NAB gains strength with return of NBC

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WASHINGTON -- After a seven-year hiatus, NBC Universal is rejoining the National Association of Broadcasters.

NAB, which previously counted all four majors networks as members, was down to only ABC until Monday's announcement. All four had exited the organization when the NAB refused to support raising the ownership cap beyond 35% of the national TV audience. The cap has since been raised by Congress to 39%.

Losing the networks led to a perception on Capitol Hill that the NAB was losing influence and dividing the voice of the broadcast industry. NAB has long been powerful because it can bring local pressure to bear on lawmakers and back it up with corporate muscle. That was somewhat diminished as the networks left.

"We are pleased to rejoin the NAB and help give the broadcast side of our business a powerful and united voice in Washington at a time of incredibly rapid change and numerous legislative challenges," NBC Universal president and CEO Jeff Zucker said. "It has never been more important for us to work together to ensure that television broadcasting remains a dynamic and competitive force in the marketplace for many years to come."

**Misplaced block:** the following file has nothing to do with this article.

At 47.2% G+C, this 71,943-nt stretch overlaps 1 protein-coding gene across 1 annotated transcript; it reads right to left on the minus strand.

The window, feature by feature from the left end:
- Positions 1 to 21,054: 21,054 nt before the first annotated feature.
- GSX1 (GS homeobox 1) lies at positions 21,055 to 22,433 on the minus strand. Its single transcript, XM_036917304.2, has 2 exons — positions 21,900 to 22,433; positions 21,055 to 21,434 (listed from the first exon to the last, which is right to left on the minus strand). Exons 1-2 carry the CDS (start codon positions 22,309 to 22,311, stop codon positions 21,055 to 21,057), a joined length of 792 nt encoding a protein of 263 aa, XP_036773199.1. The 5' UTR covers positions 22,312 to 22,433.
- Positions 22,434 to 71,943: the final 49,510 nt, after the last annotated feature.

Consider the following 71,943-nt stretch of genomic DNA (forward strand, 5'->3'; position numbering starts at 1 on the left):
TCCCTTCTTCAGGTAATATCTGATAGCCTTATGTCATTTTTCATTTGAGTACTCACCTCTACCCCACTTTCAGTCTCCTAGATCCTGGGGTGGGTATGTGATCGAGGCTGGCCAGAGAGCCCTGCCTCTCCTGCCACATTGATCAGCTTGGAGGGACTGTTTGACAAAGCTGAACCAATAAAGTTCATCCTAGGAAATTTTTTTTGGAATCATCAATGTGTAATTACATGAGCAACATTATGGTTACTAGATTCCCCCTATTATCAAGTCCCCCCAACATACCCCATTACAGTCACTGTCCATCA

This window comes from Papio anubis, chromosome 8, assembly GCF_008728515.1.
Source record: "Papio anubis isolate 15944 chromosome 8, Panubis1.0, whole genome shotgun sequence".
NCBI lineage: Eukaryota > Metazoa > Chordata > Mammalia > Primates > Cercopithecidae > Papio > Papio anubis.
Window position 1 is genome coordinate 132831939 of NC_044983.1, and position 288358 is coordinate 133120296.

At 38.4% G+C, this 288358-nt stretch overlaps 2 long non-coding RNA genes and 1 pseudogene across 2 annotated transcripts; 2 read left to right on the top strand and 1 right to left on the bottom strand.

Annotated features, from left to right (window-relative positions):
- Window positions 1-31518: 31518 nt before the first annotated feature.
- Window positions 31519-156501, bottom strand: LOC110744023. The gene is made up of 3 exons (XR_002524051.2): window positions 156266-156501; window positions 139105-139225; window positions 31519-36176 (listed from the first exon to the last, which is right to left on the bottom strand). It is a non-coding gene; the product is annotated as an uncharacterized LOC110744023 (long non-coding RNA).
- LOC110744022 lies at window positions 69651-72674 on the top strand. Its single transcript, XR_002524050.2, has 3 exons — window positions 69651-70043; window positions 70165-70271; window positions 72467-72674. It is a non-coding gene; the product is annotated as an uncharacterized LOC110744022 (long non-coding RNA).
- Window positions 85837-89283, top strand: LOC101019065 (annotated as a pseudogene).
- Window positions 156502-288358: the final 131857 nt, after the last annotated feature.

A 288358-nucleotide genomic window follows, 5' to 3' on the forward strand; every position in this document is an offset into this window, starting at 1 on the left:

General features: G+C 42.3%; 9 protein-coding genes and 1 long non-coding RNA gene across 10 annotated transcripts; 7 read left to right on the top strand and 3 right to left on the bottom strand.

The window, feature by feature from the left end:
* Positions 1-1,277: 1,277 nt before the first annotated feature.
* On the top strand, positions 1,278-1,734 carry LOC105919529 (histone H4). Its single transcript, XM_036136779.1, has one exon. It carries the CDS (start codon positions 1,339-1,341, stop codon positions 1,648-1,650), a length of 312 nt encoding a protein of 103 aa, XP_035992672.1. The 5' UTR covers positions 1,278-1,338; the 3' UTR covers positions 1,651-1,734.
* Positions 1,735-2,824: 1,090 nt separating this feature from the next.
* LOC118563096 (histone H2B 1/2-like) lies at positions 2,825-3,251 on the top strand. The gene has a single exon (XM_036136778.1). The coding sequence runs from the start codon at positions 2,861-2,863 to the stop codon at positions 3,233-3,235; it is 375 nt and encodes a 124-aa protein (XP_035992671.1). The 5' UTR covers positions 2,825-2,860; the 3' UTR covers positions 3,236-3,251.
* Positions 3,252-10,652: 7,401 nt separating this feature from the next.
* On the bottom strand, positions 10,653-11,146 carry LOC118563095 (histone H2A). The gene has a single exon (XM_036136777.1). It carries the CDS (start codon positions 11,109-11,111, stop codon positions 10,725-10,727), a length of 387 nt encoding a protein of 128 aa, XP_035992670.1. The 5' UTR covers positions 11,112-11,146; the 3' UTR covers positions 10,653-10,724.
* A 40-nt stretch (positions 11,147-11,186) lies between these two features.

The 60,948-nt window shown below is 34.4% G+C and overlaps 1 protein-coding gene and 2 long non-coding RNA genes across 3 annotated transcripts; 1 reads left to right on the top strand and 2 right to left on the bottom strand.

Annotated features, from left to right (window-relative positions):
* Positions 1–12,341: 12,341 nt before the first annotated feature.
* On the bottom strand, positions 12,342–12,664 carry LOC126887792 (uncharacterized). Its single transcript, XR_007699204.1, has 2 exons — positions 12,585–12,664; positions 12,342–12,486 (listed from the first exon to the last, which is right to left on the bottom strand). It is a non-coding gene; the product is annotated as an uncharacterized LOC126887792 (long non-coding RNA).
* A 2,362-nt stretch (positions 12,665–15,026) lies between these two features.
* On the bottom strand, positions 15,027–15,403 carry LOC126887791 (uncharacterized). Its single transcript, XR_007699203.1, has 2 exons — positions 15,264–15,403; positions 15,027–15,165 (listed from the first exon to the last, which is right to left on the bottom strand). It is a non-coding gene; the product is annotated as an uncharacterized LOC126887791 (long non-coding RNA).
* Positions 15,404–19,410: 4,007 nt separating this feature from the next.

NAB president and CEO David Rehr hailed the NBC Universal decision, which coincided with the opening day of the NAB's annual convention in Las Vegas.

"We are delighted to have NBC Universal in NAB," he said. "There is no question that NAB will be stronger as an organization with NBCU as a member. NBC Universal and its owned-and-operated stations have a proven commitment to the highest standards of broadcasting, and we are honored to have this legendary broadcast company in NAB membership."

The company's 10 NBC O&Os also get membership. In addition, Jay Ireland, president of the NBC Universal Television Stations and Network Operations, will be invited to fill a network television seat on the NAB board of directors.

Most of the policy disagreements that led to NBC's withdrawal in 2000 have been resolved, NBC Uni executive vp and general counsel Rick Cotton said.

"The vast majority of the broadcast issues on the table today are ones where the network, the affiliates and the NAB have the same interests," he said. "After a positive meeting with the new leadership, we believe that the issues that led us to withdraw are behind us and unlikely to reassert themselves."

A spokesman for Fox Broadcasting Co. said the network has no plans to join NAB. A spokesman for CBS Corp. declined comment.
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